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NEWS - August 2012


Our Smallest Residents

Our first tiny quail were rescued from market some time ago, sadly the two females died earlier this year and the male cried and cried for days. We could even hear him down in the bottom paddocks. It was pitiful. So after another visit to the market he now has two new ladies who, were very shy of us I might add but not him initially, are now well settled. The three of them live very happily with Boris and Bryan the rabbits. No more tears.


Our Muddiest Rescue

When a local man became very ill we were asked to permanently take in his ducks and hens. Well, there were 50 of them kept in a small yard with no water, no grass and the yard was almost ankle deep in mud and slurry. The birds were absolutely filthy and some had great balls of mud stuck to their stomachs and legs, some of them could hardly move. Amazingly they were all cheerful and underneath all the filth they were not in bad condition. So, over a few days they were all re-located to their new home at the Sanctuary and cleaned up. It took a while! The ducks were introduced to water for the first time in their lives and one, a female Muscovy, refused to come out. Who could blame her? Happily they have all retained their social groups so can stay here with their friends.


Fibre East

Following our successful visit last year to this event we returned a couple of weeks back. Held in Bedfordshire this festival encompasses everything to do with wool, spinning, weaving, knitting and a demonstration of shearing with the beautiful Barbara – that is Barbara the sheep not the shearer. Although selling a few less fleeces than last year we still came home with £700 in exchange for 60 fleeces. Thank you to Liz for organising this and for her continued efforts to sell the Sanctuary fleeces on the internet which generates an awful lot more than the Wool Marketing Board.


Olivia and Jumble.
We are surprised but happy to announce the birth of a ram lamb to Olivia and Jumbo.

Olivia came to us three years ago with seven other lambs, one of the worst cases of neglect we’d seen. Six were unable to sit or stand up, one could get up and walk with help and Olivia was able to walk in a fashion with her weak and twisted back legs. They were all starved, thin and dirty.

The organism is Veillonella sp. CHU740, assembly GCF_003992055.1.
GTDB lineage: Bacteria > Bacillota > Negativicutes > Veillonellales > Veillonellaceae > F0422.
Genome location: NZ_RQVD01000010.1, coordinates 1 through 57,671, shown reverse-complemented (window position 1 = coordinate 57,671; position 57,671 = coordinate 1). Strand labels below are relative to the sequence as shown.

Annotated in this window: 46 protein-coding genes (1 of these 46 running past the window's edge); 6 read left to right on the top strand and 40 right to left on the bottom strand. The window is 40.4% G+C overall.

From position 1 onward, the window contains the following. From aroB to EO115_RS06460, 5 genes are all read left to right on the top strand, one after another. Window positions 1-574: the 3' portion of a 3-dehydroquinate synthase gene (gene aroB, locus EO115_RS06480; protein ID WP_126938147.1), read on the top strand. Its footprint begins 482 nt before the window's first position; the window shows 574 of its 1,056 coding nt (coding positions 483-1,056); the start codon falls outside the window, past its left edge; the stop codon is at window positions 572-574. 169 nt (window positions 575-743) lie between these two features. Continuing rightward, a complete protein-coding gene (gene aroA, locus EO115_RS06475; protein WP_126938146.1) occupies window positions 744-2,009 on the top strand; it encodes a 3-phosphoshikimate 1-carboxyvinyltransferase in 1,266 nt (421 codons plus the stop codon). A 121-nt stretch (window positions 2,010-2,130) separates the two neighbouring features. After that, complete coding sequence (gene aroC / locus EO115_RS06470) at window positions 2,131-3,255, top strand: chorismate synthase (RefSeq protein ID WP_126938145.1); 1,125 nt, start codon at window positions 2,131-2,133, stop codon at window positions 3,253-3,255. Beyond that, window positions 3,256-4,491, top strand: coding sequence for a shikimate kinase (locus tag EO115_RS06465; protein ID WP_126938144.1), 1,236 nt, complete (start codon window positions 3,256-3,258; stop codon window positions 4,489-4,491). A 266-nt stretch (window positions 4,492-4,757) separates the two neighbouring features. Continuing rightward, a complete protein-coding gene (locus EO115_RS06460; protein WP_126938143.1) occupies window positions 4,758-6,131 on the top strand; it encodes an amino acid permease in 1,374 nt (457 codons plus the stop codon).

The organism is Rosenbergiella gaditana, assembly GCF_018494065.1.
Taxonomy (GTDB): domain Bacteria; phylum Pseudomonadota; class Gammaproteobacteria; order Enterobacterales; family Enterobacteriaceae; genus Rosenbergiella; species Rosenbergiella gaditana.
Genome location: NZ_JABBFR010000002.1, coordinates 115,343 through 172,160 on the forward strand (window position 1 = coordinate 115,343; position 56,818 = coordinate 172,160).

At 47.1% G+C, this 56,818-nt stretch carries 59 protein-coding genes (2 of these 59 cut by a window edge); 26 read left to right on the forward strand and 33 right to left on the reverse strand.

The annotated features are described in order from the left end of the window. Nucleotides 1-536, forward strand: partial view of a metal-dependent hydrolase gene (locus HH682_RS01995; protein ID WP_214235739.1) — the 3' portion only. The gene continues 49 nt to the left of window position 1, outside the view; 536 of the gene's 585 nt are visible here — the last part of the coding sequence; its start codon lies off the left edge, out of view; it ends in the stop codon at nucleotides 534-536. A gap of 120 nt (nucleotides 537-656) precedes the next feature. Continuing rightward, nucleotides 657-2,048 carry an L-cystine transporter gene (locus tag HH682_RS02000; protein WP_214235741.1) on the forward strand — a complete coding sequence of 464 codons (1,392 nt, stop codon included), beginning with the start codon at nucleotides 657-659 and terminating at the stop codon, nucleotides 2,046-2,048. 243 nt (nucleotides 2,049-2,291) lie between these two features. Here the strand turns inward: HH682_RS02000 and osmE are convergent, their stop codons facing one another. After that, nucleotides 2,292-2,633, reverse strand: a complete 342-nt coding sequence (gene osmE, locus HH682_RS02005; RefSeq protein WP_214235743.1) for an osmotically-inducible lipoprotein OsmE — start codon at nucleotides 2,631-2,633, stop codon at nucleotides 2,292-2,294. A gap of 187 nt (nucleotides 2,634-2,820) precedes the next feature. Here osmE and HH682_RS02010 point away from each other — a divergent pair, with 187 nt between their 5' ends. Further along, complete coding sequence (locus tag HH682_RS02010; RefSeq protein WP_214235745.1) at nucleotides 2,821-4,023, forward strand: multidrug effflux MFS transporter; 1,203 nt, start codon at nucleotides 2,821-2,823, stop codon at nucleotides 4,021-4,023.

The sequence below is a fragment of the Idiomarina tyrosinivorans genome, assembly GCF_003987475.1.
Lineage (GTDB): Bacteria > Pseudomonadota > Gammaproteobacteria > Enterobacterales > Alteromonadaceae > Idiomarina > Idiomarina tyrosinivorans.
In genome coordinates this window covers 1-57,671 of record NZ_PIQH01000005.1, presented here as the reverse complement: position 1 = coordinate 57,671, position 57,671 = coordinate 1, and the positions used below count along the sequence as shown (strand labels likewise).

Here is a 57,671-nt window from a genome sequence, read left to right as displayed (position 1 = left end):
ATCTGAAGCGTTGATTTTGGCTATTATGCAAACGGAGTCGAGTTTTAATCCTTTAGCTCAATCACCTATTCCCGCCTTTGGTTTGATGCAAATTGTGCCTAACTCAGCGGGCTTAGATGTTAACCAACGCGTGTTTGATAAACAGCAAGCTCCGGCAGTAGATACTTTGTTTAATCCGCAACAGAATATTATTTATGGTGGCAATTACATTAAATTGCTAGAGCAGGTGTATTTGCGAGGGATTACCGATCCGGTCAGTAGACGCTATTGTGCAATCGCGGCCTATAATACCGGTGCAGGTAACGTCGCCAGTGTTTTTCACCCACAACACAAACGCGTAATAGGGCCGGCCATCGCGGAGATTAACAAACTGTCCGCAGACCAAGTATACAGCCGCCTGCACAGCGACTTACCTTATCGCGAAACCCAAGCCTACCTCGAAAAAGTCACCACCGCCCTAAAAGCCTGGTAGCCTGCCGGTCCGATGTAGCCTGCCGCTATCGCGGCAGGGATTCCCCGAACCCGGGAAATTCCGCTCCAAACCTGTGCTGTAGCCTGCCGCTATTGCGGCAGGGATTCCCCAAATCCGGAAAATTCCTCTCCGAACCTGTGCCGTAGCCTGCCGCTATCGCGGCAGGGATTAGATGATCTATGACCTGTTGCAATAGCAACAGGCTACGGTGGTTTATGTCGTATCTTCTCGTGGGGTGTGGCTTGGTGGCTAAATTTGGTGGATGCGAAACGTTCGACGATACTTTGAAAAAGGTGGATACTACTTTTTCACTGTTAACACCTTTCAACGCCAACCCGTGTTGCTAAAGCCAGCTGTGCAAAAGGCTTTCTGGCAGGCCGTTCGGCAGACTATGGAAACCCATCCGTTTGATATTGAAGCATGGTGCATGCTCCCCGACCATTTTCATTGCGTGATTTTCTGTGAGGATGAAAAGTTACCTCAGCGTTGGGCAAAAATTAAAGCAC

Olivia was bight and trusting and as she grew stronger persisted in walking about as much as she could. Over the years she grew and put on weight. A big framed ewe, we kept promising ourselves to put her on a diet. We never did. Jumbo came to us 10 years ago from a farm in Devon. The RSPCA claimed that over 250 sheep, owned by an elderly lady and kept as pets, were neglected.

They went in one day with a Ministry Vet and shot 175 sheep. The remainder were to be shot the following day. We were contacted and made hasty arrangements to collect the survivors.

Jumbo was one of them. A big, powerful, friendly boy he settled into a small paddock and has never shown the slightest bit of interest in any of the ewes in adjacent paddocks, however flirty they became.

He’s an old man now, probably around 17. He’s creaky in his joints, all he wants to do is eat, sleep and watch the world go by. We’d all of us, forgotten that one day in February part of a fence fell down and Olivia and her friends strayed into his paddock for a short time. As Jumbo was slow and creaky walking on four legs none of us believed it was possible for him to stand on two, for however long it took.

As Olivia grew in girth we put it down to a surprising abundance of grass, until I walked out into her paddock early one morning and found the reason for her obesity sitting up in the shelter looking at me.

We’ve named him Jumble. He’s Jumbos’ doppelganger.

Well done Jumbo, well done Olivia. And Jumble, you will never know a harsh word, will never have to face a lorry journey to the place of no return, you will live your life as it was meant to be, with contentment and without fear.

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